If there’s one thing likely to derail the music cognoscenti, it’s a band that defies easy categorization, and that resists attempts at neat compartmentalization. The idle press seeks out simple labels and radio, at least in this country, is formatted by genre, so that if you resist being pigeonholed you stand to lose any hope of airplay.
All of which may account for the relative anonymity of Death in Vegas.
Death in Vegas’s 1997 debut album,Dead Elvis, contained elements of punk, reggae, psychedelia and big beat, without staking a claim to any one of them. Richard Fearless and Tim Holmes, the duo who essentially comprise Death in Vegas, washed ashore on the back of club DJ sets, and since their album contained synthesized sound and heavy bass beats, found themselves thrown in the electronica bin, where they subsisted with little support or backing.
The beating heart of that first album was to be found in the middle order. The single Dirt, with its monster bass-line and glances towards rave culture, achieved a modicum of airplay back when bass-heavy artists such as the Chemical Brothers and Fatboy Slim slipped briefly into the mainstream. The two tracks following, Rocco and Rekkit, offered devastating sonic assaults, a beautiful catastrophe of stuttering wah-wah guitar, and trippy intonation. The immediate sense was of a techno feast that even Hendrix may have enjoyed.
If the debut album glanced at various stylistic possibilities, the sophomore release The Contino Sessions offered a stark concentrated gaze, a long hard stare down the barrel of a gun. There was nothing dance-worthy or ecstatic about this. This was dark and menacing, a narcotic haze of bad intent, sounding exactly like a death in Vegas, a prophecy fulfilled. Bobby Gillespie (Primal Scream) and Jim Reid (Jesus and Mary Chain) contributed unsavory voices, and most memorably, Iggy Pop stumbled across the album’s seedy landscape. “Aisha / We’ve only just met / And I think you ought to know / I’m a murderer”, beyond being the most startling couple of lines to open a song in recent memory, was the pivotal moment on a vision actualized, a vision toxic with debauched paranoia.
All of which makes Vegas’s new release, Scorpio Rising, considerably more disappointing. It features six (count ‘em, six) different guest vocalists, and it is not so much a step in the wrong direction as a step in far too many different directions at once. Unlike The Contino Sessions , the songs here have been tailored to meet the needs of each individual vocalist, lending to a sense of Fearless and Holmes as back-ups on their own album.
The title track, courtesy of Liam Gallagher, resembles Oasis given an upgrade, or Death in Vegas playing the Beatles. Gallagher carries the song, but fails to carry it far enough. Before we even get to that, Nicole Kuperas (Adult) takes vocal duties on “Hands around My Throat”, a song which, with its tinny electro-clash beat, not only reeks of self-gratifying topicality, but given its thematic matter, turns the previous album’s menace on its head by way of throw-away pastiche.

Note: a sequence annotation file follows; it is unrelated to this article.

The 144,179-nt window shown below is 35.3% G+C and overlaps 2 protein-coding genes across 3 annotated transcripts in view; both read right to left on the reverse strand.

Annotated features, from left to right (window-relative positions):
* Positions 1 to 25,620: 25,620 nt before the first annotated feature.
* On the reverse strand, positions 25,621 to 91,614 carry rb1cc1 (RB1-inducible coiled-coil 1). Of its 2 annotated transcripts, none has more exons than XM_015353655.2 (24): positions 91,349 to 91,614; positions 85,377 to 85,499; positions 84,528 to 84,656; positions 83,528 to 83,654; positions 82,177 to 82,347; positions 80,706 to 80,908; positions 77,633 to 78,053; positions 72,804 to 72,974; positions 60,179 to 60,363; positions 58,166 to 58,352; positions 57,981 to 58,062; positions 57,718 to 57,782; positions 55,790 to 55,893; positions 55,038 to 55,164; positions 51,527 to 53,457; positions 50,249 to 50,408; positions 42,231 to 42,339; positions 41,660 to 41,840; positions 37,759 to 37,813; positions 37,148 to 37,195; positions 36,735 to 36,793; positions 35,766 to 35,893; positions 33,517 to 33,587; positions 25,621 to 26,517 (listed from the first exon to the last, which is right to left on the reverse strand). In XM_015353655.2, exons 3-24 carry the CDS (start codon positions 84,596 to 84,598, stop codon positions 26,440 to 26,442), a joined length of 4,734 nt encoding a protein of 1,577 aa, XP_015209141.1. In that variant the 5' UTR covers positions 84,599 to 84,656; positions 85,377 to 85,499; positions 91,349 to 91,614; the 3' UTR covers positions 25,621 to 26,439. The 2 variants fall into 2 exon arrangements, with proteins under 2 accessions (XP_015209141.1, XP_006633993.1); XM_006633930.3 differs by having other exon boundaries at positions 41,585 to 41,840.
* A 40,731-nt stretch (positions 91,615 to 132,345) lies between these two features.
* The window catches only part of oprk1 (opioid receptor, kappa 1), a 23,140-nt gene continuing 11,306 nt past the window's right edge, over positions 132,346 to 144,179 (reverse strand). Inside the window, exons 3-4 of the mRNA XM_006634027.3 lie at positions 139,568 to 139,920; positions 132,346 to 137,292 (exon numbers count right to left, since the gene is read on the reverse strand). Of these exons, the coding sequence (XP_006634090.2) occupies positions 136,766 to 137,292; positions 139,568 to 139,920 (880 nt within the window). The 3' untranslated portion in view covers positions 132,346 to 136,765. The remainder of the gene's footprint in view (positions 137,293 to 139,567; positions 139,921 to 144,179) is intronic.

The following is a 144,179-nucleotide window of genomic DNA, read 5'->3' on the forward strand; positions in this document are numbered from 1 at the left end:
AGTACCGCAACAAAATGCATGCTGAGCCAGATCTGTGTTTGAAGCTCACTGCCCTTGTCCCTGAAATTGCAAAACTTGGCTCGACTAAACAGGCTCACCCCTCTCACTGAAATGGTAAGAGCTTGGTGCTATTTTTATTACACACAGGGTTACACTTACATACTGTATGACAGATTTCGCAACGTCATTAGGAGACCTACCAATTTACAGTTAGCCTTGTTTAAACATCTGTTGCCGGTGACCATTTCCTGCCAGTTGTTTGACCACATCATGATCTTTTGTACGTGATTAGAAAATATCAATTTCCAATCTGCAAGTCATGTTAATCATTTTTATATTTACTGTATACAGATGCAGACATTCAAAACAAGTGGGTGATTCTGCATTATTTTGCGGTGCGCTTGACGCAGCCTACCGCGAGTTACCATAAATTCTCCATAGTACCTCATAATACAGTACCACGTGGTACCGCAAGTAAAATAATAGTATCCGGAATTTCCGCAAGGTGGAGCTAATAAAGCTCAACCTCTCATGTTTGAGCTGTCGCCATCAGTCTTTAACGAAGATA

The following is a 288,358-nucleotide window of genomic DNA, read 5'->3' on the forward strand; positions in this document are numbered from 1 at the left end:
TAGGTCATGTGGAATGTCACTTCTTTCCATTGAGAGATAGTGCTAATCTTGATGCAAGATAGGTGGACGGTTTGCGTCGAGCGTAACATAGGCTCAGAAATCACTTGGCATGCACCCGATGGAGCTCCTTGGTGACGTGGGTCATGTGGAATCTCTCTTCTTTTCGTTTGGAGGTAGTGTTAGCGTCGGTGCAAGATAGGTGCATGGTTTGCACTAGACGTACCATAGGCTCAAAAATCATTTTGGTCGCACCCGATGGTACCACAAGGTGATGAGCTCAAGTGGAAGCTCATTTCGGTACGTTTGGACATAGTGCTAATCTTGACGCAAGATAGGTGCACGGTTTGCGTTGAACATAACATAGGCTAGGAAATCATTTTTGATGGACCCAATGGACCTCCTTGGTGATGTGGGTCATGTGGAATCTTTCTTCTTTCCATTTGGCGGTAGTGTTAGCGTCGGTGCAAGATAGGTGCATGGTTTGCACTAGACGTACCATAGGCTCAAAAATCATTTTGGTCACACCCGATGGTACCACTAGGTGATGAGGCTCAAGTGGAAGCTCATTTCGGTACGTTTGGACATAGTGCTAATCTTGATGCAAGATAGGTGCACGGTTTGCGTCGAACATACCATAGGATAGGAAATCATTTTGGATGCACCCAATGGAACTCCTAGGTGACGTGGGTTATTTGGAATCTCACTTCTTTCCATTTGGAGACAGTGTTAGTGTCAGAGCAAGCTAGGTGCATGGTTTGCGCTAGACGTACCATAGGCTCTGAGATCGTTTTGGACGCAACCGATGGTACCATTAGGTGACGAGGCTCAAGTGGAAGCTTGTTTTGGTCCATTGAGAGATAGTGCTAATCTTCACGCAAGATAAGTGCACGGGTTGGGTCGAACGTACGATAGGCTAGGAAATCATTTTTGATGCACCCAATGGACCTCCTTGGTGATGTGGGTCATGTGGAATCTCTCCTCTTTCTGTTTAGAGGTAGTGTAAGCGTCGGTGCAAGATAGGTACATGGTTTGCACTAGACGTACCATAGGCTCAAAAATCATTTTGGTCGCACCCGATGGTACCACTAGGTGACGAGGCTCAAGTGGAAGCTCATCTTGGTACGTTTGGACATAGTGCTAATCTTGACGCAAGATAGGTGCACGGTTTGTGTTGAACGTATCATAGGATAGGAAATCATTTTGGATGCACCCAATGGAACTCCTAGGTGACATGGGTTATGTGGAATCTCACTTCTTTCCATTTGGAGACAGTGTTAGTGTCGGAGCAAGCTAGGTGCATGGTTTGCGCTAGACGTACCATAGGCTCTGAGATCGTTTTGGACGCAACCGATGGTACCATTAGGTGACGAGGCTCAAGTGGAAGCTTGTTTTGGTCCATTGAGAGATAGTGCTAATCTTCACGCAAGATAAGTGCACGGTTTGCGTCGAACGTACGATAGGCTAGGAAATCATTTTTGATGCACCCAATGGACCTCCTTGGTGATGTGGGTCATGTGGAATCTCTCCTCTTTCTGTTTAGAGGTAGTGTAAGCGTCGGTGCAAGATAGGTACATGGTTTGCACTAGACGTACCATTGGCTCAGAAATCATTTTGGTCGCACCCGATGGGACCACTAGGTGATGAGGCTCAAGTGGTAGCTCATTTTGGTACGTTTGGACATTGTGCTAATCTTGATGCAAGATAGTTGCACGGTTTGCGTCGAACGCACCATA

Sliding still further along the stylistic tightrope, there are two offerings from Hope Sandoval (lyrics and vocals on both “Killing Smile” and “Help Yourself”). Sandoval has performed such guest duties before, most notably on the Chemical Brothers’ “Asleep from Day”. Her recent solo album Bavarian Fruit Bread was perhaps the album she was always destined to record, freed from the psychedelic clutter of Mazzy Star. With that album she perfected a wistful, heavy-of-breath-and-heart vocal (her one-note stock in trade), perhaps rendering anything else she might offer superfluous.
Shifting gears once more is Paul Weller’s contribution, a cover of Gene Clark’s “So You Say You Lost Your Baby” (originally recorded in 1967). Once again, it’s a cut that would feel more at home on a Weller solo album, a swinging urban blues that bears not the slightest resemblance to the tracks preceding it (“Natja”, which actually sounds like a Death in Vegas song) and following (“Diving Horses”, which is not entirely without charm or beauty, featuring Dot Allison).
Several of these tracks stand fairly well by themselves, but as a collection they are stylistically jarring, lacking any semblance of cohesion. In the past, the Chemical Brothers, Massive Attack, and Death in Vegas themselves have all solved the problem of guest vocalists more successfully. It’s unfortunate here, because Vegas’s own vision is compelling enough. On this occasion however, the songs are too much at the service of the vocalists, and in turn, it has done a disservice to the ideas they were supposed to bring to fruition.
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